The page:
The Los Angeles Times is reporting that the Los Angeles Kings are now officially out of the Ilya Kovalchuk sweepstakes.
The Kings are said to have sat down with Kovalchuk on Wednesday in hopes of revisiting contract talks and coming to some sort of deal.
Unfortunately, it appears as if Kovalchuk’s demands are just too high, which has resulted in King’s general manager Dean Lombardi pulling the plug on a deal.
The reality is, the Kings know they have a lot of good young talent on their team, and as such, they will have to tread carefully if they choose to re-sign them. This looks to be the direction the team is leaning towards.
Los Angeles Kings’ governor Tim Leiweke told the times, “Dean is trying here, but we know what we need in cap space going forward to keep our nucleus together. We can't let one guy throw us into panic in a year or two. It is not about cash. It is about cap.”
It’s a shame the two sides couldn’t work out a deal. Kovalchuk would have been a tremendous fit for the Kings and the marketing opportunities afforded to Kovalchuk would have been off the charts.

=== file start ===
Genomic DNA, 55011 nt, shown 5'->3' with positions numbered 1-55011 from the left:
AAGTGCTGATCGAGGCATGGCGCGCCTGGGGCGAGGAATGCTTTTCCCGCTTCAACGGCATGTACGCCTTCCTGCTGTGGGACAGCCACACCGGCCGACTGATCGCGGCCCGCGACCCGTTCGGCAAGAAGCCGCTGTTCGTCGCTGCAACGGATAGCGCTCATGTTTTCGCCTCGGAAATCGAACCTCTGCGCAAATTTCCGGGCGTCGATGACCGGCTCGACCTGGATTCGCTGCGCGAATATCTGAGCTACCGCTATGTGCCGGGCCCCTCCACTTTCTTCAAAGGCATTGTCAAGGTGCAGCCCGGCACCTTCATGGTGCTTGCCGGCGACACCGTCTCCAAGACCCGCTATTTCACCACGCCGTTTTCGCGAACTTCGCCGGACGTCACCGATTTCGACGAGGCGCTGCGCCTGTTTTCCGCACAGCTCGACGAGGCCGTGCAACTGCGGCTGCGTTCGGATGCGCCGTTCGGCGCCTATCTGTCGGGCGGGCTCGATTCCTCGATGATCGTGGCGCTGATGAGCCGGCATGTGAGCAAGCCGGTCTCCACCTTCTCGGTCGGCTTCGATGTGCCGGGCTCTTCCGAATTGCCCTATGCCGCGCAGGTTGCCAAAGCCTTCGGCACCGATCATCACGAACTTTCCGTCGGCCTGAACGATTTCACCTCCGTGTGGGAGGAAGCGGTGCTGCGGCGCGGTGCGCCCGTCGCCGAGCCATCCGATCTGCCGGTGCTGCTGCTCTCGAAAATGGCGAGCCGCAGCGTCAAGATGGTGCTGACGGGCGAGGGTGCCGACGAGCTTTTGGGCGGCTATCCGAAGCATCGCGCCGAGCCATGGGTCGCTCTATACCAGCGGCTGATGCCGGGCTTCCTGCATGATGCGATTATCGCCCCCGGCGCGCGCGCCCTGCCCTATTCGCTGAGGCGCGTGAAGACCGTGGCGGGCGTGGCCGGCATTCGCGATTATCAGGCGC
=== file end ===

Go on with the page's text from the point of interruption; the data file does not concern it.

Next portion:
It appears as if the Kovalchuk camp will now turn its sights back to the New Jersey Devils, who were rumored to have offered Kovalchuk a seven-year, $60 million deal earlier this week.
The New York Islanders have also been rumored to be in pursuit of Kovalchuk with as much as $100 million over 10 years being offered, but those rumors look to have no validity to them as it has been very quiet on the Islanders front.
The KHL remains an option for Kovalchuk, although it has been said that the money Kovalchuk was seeking from the KHL may not be as lucrative as he once thought. This has resulted in the refocused effort on finding a suitable NHL offer.
Fellow Russian Evgeni Nabokov, who played a total of 563 NHL games with the San Jose Sharks, signed a four-year, $24 million contract with SKA St. Petersburg of the KHL, leading many to speculate that other Russians (including Kovalchuk) could be looking to cut ties with the NHL in favor of playing at home.
While the KHL offers great food for fodder, I still can’t see a player of Kovalchuk’s ilk and age looking to leave the NHL.
Simply put, it’s too early and you've just got to believe that Kovalchuk is serious about winning a Stanley Cup first.
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